posted by bradbane at 11:38 AM on June 4, 2009

Am I legally bound to continue honoring the lease?

Simple answer: Until they break it, yes.

I am a landlord, but I am not your landlord (or even in your state). But states probably universally have a transferability clause. This is actually primarily for the protection of the tenant, as landlords are probably more generally interested in, say, kicking people out so they can charge higher rents.

This is Wisconsin's:

704.09 Transferability; effect of assignment or transfer; remedies. (1) Transferability of interest of tenant or landlord. A tenant under a tenancy at will or any periodic tenancy less than year-to-year may not assign or sublease except with the agreement or consent of the landlord. The interest of any other tenant or the interest of any landlord may be transferred except as the lease expressly restricts power to transfer. A lease restriction on transfer is construed to apply only to voluntary transfer unless there is an express restriction on transfer by operation of law.

(2) Effect of transfer on liability of transferor. In the absence of an express release or a contrary provision in the lease, transfer or consent to transfer does not relieve the transferring party of any contractual obligations under the lease, except in the special situation governed by s. 704.25 (5) .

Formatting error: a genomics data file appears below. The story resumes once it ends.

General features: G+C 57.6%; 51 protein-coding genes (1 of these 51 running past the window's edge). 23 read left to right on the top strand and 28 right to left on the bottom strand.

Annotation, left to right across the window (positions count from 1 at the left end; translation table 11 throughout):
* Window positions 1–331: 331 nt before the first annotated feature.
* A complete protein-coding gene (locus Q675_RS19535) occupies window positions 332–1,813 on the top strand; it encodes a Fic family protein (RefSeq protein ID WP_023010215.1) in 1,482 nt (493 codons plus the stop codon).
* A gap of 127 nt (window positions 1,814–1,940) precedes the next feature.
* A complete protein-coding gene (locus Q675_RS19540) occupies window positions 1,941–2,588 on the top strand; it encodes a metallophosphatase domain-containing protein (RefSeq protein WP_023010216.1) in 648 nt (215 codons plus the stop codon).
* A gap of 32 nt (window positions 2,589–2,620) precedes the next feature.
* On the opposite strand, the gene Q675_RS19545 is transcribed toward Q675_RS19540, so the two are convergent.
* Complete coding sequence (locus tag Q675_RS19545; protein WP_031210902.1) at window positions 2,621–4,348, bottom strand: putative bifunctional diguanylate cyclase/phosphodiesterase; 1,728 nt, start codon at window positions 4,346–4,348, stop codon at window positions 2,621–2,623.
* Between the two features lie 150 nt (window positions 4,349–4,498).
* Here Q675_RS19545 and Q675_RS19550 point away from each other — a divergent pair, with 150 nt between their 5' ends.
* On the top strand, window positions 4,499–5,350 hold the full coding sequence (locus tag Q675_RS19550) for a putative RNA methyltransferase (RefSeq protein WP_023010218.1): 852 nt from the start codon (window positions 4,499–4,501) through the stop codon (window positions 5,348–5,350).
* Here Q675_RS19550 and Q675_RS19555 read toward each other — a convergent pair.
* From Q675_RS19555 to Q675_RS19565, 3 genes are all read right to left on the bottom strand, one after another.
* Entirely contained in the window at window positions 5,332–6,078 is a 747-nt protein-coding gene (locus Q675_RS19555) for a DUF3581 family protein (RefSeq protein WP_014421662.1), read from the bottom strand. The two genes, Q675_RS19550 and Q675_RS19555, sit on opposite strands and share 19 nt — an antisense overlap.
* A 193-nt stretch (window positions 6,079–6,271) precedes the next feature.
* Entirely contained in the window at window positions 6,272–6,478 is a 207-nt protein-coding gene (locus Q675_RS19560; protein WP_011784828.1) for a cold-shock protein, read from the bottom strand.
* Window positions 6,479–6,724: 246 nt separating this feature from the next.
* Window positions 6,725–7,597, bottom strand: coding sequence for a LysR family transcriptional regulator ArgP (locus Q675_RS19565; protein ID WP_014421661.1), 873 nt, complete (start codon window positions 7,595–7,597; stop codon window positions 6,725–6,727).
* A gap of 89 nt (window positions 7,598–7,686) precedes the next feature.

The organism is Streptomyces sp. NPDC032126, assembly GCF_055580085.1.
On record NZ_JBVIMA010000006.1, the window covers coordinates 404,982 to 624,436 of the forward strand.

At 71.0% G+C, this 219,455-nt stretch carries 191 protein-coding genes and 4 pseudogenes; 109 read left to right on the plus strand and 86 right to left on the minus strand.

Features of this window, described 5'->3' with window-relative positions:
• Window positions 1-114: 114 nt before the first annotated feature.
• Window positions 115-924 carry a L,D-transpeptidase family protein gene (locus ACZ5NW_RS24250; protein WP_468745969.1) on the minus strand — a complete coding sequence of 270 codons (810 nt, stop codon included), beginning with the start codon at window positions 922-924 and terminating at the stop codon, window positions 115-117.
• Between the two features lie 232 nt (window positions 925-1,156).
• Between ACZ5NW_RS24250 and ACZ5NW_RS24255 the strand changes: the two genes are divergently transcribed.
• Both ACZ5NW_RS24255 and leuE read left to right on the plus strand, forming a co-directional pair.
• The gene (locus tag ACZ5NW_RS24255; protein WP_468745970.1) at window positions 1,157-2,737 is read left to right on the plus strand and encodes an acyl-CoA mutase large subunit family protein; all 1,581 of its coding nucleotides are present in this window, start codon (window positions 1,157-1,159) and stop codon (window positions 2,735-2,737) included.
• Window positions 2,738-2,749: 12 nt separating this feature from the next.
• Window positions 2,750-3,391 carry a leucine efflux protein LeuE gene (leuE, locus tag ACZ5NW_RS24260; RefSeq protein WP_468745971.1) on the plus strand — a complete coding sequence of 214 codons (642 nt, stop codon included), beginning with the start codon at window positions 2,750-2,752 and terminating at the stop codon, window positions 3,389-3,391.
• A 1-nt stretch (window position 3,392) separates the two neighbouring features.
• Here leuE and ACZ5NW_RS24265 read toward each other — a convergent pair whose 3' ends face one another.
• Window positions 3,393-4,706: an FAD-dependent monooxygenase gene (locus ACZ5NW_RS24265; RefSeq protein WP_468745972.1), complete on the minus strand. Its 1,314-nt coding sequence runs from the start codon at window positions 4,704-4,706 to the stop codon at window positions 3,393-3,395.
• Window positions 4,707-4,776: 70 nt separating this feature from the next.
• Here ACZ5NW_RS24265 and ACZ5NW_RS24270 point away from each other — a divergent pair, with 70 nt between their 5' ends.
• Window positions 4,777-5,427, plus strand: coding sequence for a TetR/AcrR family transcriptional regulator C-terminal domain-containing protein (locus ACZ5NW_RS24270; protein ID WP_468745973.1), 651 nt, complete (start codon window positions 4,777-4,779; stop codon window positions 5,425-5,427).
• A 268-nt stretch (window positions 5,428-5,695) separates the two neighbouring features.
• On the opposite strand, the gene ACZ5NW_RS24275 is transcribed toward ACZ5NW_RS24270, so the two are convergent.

(3) Covenants which apply to transferee. All covenants and provisions in a lease which are not either expressly or by necessary implication personal to the original parties are enforceable by or against the successors in interest of any party to the lease. However, a successor in interest is liable in damages, or entitled to recover damages, only for a breach which occurs during the period when the successor holds his or her interest, unless the successor has by contract assumed greater liability; a personal representative may also recover damages for a breach for which the personal representative's decedent could have recovered.

(4) Same procedural remedies. The remedies available between the original landlord and tenant are also available to or against any successor in interest to either party.

(5) Consent as affecting subsequent transfers. If a lease restricts transfer, consent to a transfer or waiver of a breach of the restriction is not a consent or waiver as to any subsequent transfers.

Your state laws almost certainly vary to some degree, but the basic principle will remain the same. An apartment building whose leases all break when sold is not an apartment building that is very attractive to an investor, because she will then have to spend time and money filling empty apartments, and thus is not very valuable to a seller.

The one exception is sales through foreclosure, which typically terminates a lease at some point between the mortgage default and the sheriff's sale.

Now, you may well suspect that your building will now be managed less effectively, but until they actually mess up to where you can invoke constructive eviction, you have to honor your lease. Most of the time, I would expect very little to change between now and the end of your lease, just because change is pretty slow. The roof doesn't leak now, but a new management company isn't going to suddenly make it leak. The only thing that could change quickly is the new company leasing to a bad tenant, especially right next to you. But if nobody moves, that isn't going to happen either.
posted by dhartung at 10:53 PM on June 4, 2009